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Woman 'given second chance at life' after rare condition meant she couldn't eat food for TWO YEARS as it left her in pain

Mirror logo Mirror 11/06/2017

Credits: DerbyTelegraph WS © Provided by Trinity Mirror Plc Credits: DerbyTelegraph WS A woman suffering with a rare condition said she couldn't eat food for two years because it would leave her in pain.

Emma Green, 29, has spent the last couple of years feeling ill due to artery compressions – a condition which means she has struggled to eat any food at all.

Her digestive system deteriorated to the point where she could not tolerate food entirely and even the smallest amounts would give her pain, diarrhea and sickness, the Derby Telegraph reports.

But Emma, from Chester Green, Derby, is now on the mend after kind strangers helped to pay for surgery abroad, and she feels like she's been given a "second chance at life".

The problem is understood to have been caused by surgery Emma had at just 15-years-old to correct her 'S'-shaped spine, caused by scoliosis.

Although surgery was successful, Emma has continued to suffer a number of health issues, including painful artery compressions.

She was eventually diagnosed with Ehlers Danlos Syndrome, a condition that affects connective tissue.

She tried various dietary hospital drinks alongside seeing her dietitian but to no avail.

This has had a major impact on Emma's life who is currently unable to work and struggled to socialise and get out of bed.

It also meant she had to give up her love for singing as well as other hobbies.

Emma had lost a lot of weight because of her condition and was living day by day purely drinking a specially-prescribed hospital drink called Elementary Extra.

She would drink bottles between five to ten times daily just to help get through a day without suffering severe pain.

And Emma said that after meetings with doctors in the UK - and given that her condition had deteriorated rapidly - having alternative surgery abroad was required.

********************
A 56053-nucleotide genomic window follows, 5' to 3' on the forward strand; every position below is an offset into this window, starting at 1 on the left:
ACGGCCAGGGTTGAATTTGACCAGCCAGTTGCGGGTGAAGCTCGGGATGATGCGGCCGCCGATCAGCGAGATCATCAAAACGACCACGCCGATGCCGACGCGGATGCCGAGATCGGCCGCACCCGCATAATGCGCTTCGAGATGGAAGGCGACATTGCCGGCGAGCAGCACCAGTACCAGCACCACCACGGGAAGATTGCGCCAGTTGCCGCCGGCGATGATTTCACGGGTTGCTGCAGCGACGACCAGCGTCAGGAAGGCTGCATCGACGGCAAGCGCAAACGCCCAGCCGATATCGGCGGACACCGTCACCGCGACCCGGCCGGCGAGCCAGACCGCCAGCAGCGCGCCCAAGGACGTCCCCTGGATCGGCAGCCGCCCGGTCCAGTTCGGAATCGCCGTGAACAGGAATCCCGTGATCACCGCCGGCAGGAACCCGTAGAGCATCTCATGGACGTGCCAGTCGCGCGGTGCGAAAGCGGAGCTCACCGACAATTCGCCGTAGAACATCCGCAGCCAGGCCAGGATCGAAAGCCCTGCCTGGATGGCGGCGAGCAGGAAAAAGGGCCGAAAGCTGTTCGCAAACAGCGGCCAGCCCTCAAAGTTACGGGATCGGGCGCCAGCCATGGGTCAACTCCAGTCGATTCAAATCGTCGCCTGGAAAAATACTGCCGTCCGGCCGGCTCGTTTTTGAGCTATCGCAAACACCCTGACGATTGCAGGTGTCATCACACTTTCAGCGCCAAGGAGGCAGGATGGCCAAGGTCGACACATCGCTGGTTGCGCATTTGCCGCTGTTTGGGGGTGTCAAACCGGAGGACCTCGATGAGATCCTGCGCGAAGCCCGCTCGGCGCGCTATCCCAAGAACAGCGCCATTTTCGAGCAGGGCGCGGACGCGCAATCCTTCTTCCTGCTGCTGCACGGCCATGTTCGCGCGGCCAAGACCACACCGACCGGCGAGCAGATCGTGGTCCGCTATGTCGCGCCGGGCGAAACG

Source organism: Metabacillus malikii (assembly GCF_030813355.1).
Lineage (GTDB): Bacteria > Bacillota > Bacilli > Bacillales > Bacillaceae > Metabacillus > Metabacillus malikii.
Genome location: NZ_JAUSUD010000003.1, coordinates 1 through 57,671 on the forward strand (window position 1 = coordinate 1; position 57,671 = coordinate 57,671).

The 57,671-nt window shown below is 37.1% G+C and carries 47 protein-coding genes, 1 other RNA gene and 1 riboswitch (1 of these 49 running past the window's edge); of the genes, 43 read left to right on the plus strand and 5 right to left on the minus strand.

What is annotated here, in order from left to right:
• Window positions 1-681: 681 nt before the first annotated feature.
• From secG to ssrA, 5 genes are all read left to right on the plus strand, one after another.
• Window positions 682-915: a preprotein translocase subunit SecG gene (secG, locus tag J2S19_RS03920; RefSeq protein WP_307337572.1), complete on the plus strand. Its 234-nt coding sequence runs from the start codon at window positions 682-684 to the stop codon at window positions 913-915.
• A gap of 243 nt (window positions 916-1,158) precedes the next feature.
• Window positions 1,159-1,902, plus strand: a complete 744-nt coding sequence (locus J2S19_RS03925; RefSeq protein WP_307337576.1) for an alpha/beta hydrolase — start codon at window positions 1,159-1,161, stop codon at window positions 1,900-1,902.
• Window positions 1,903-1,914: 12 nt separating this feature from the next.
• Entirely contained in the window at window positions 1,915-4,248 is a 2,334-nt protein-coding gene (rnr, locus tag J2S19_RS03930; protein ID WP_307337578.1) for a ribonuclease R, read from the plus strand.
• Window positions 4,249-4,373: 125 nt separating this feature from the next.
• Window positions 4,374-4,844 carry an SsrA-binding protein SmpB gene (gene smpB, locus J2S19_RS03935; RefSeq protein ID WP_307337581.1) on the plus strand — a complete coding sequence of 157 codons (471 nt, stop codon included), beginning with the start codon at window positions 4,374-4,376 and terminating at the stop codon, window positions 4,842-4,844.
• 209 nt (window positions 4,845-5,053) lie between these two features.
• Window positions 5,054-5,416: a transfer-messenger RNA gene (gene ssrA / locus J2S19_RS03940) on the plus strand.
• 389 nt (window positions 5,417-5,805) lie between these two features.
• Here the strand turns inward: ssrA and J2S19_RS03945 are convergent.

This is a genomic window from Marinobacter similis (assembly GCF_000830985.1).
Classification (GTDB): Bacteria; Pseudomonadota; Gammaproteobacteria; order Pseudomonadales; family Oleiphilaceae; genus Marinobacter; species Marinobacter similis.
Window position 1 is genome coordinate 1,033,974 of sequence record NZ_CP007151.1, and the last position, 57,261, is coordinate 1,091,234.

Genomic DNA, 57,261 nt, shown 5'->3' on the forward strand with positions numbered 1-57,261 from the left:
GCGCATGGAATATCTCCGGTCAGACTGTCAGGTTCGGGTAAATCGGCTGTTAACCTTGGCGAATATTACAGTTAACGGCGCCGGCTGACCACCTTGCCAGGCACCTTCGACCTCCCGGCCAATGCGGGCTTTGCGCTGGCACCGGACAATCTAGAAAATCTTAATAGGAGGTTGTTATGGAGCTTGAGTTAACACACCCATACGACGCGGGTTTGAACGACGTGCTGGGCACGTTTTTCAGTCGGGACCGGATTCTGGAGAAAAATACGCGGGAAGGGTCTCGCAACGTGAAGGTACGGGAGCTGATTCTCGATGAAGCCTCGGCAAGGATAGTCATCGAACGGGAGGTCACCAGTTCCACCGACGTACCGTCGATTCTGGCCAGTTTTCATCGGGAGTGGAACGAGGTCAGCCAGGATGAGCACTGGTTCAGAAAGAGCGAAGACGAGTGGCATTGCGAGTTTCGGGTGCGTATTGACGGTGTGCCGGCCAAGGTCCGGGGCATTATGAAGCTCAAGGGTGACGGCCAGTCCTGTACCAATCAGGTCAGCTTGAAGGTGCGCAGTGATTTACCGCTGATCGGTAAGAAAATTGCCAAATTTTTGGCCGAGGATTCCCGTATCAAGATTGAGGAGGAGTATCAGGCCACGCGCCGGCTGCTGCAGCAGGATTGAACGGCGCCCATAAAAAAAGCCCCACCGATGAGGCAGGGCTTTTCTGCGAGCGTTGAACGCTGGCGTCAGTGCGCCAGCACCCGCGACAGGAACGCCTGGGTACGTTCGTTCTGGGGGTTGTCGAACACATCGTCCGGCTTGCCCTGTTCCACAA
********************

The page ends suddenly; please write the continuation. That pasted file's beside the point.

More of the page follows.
Recently, Emma has had to undergo expensive surgery and therapy in Germany paid for by generous donations from friends and family and the Derby public.

And so far her condition has improved significantly and she is now able to eat a number of foods and get a sense of normality back in her life.

She said: "The condition made me faint constantly and I was struggling to absorb anything. When I ate food I didn't get any nutrients from it. I only got my calories from a pre-digested liquid drink called 'elemental extra 028 nutrcia'."

"I've had these artery compressions missed for the past 13 years since scoliosis corrective surgery due to it being rare.

"It's greatly affected my life as I've been constantly on-and-off ill and, for the past 14 years, in and out of hospital.

"In the past two years, I've had vein pain in my left leg, groin and pelvis which eventually stopped me from walking and needing a wheelchair. I spent most of the last year-and-a-half in bed.

"I was getting desperate as I didn't want to be tube fed or liquid fed for the rest of my life and I was losing weight on my hospital drinks. I then found this professor in Germany who seemed to understand and have great knowledge on compressions."

Surgery abroad has made a big difference to Emma - a keen singer - who said she now feels like a different person.

"I now can absorb foods and have normal bowel movements, as my intestines now get enough blood supply," she added. "I also no longer have any of my prior symptoms. I can walk and don't have burning pains in my hip legs or stomach.

"I now feel like I can actually breathe more, as all I'd ever know before was a faint feeling ever since my spinal surgery. I can actually sing more notes now and I can use my diaphragm better.

"Surgeons have told me it will take up to a year to fully recover but I'm already enjoying my new second chance at life."

Emma is now on a mission to help others suffering the way she did and hopes to raise awareness of artery compressions.

Recently she held an awareness session at Intu Derby with the help of a friend who did a sponsored run - raising vital funds during the process. 

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